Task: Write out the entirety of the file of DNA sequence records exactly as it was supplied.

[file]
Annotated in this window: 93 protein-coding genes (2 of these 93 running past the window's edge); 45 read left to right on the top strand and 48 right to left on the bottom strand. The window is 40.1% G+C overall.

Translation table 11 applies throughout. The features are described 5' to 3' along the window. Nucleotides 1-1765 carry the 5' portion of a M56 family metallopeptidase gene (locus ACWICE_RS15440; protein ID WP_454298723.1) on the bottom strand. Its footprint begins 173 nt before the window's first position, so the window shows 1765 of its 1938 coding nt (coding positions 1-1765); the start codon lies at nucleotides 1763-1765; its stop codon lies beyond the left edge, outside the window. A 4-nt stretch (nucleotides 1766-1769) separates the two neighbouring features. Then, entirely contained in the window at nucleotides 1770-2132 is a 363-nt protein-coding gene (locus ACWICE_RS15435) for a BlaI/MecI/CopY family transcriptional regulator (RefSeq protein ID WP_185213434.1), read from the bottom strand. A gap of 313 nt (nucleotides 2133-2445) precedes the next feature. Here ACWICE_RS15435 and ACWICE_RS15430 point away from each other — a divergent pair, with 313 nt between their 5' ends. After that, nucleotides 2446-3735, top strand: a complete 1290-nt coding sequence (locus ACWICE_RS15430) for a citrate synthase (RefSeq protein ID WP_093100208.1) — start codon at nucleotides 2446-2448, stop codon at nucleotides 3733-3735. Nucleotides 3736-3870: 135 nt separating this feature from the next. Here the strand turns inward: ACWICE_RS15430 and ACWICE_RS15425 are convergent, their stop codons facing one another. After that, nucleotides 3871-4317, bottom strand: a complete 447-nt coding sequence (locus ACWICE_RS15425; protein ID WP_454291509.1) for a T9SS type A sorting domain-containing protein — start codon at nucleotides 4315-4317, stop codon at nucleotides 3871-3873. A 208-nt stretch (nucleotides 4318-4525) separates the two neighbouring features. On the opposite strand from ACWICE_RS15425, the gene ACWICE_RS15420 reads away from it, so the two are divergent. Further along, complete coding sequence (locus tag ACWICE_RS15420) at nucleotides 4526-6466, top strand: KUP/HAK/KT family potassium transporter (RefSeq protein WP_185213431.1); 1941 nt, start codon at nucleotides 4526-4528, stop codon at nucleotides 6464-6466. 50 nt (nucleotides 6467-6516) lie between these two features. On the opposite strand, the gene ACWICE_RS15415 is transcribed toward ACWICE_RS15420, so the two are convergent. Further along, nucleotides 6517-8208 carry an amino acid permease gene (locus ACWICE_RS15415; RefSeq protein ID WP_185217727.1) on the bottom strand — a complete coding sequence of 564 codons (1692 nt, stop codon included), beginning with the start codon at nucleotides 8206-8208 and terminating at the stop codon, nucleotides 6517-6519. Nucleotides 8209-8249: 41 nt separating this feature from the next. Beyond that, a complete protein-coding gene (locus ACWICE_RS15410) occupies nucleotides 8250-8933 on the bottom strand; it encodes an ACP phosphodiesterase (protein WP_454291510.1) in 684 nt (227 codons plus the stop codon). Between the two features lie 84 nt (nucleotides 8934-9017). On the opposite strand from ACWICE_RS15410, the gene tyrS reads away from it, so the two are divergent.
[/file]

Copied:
Annotated in this window: 93 protein-coding genes (2 of these 93 running past the window's edge); 45 read left to right on the top strand and 48 right to left on the bottom strand. The window is 40.1% G+C overall.

Translation table 11 applies throughout. The features are described 5' to 3' along the window. Nucleotides 1-1765 carry the 5' portion of a M56 family metallopeptidase gene (locus ACWICE_RS15440; protein ID WP_454298723.1) on the bottom strand. Its footprint begins 173 nt before the window's first position, so the window shows 1765 of its 1938 coding nt (coding positions 1-1765); the start codon lies at nucleotides 1763-1765; its stop codon lies beyond the left edge, outside the window. A 4-nt stretch (nucleotides 1766-1769) separates the two neighbouring features. Then, entirely contained in the window at nucleotides 1770-2132 is a 363-nt protein-coding gene (locus ACWICE_RS15435) for a BlaI/MecI/CopY family transcriptional regulator (RefSeq protein ID WP_185213434.1), read from the bottom strand. A gap of 313 nt (nucleotides 2133-2445) precedes the next feature. Here ACWICE_RS15435 and ACWICE_RS15430 point away from each other — a divergent pair, with 313 nt between their 5' ends. After that, nucleotides 2446-3735, top strand: a complete 1290-nt coding sequence (locus ACWICE_RS15430) for a citrate synthase (RefSeq protein ID WP_093100208.1) — start codon at nucleotides 2446-2448, stop codon at nucleotides 3733-3735. Nucleotides 3736-3870: 135 nt separating this feature from the next. Here the strand turns inward: ACWICE_RS15430 and ACWICE_RS15425 are convergent, their stop codons facing one another. After that, nucleotides 3871-4317, bottom strand: a complete 447-nt coding sequence (locus ACWICE_RS15425; protein ID WP_454291509.1) for a T9SS type A sorting domain-containing protein — start codon at nucleotides 4315-4317, stop codon at nucleotides 3871-3873. A 208-nt stretch (nucleotides 4318-4525) separates the two neighbouring features. On the opposite strand from ACWICE_RS15425, the gene ACWICE_RS15420 reads away from it, so the two are divergent. Further along, complete coding sequence (locus tag ACWICE_RS15420) at nucleotides 4526-6466, top strand: KUP/HAK/KT family potassium transporter (RefSeq protein WP_185213431.1); 1941 nt, start codon at nucleotides 4526-4528, stop codon at nucleotides 6464-6466. 50 nt (nucleotides 6467-6516) lie between these two features. On the opposite strand, the gene ACWICE_RS15415 is transcribed toward ACWICE_RS15420, so the two are convergent. Further along, nucleotides 6517-8208 carry an amino acid permease gene (locus ACWICE_RS15415; RefSeq protein ID WP_185217727.1) on the bottom strand — a complete coding sequence of 564 codons (1692 nt, stop codon included), beginning with the start codon at nucleotides 8206-8208 and terminating at the stop codon, nucleotides 6517-6519. Nucleotides 8209-8249: 41 nt separating this feature from the next. Beyond that, a complete protein-coding gene (locus ACWICE_RS15410) occupies nucleotides 8250-8933 on the bottom strand; it encodes an ACP phosphodiesterase (protein WP_454291510.1) in 684 nt (227 codons plus the stop codon). Between the two features lie 84 nt (nucleotides 8934-9017). On the opposite strand from ACWICE_RS15410, the gene tyrS reads away from it, so the two are divergent.